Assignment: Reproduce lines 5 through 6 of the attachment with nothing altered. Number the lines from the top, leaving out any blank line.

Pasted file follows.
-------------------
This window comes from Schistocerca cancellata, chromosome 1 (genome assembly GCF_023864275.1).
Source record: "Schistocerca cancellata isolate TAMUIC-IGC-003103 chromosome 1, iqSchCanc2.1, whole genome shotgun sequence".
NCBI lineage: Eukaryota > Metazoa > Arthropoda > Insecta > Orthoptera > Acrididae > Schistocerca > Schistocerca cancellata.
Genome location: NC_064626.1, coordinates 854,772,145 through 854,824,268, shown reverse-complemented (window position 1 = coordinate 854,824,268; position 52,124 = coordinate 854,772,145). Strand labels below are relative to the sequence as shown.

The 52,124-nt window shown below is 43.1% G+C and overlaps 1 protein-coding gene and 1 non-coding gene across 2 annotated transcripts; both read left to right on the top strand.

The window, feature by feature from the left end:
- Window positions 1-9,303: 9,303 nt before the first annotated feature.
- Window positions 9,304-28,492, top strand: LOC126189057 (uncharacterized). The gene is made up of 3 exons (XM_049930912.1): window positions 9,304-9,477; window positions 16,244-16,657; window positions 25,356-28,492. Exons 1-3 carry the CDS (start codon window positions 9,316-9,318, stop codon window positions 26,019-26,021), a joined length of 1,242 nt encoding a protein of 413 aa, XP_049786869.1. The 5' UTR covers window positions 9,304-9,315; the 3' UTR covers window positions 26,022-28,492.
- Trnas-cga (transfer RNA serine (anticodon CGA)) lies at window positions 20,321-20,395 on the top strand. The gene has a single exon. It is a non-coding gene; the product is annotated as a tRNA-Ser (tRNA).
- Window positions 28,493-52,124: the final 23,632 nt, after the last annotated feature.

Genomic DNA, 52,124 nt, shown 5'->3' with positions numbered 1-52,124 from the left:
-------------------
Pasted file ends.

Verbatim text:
The 52,124-nt window shown below is 43.1% G+C and overlaps 1 protein-coding gene and 1 non-coding gene across 2 annotated transcripts; both read left to right on the top strand.

The window, feature by feature from the left end: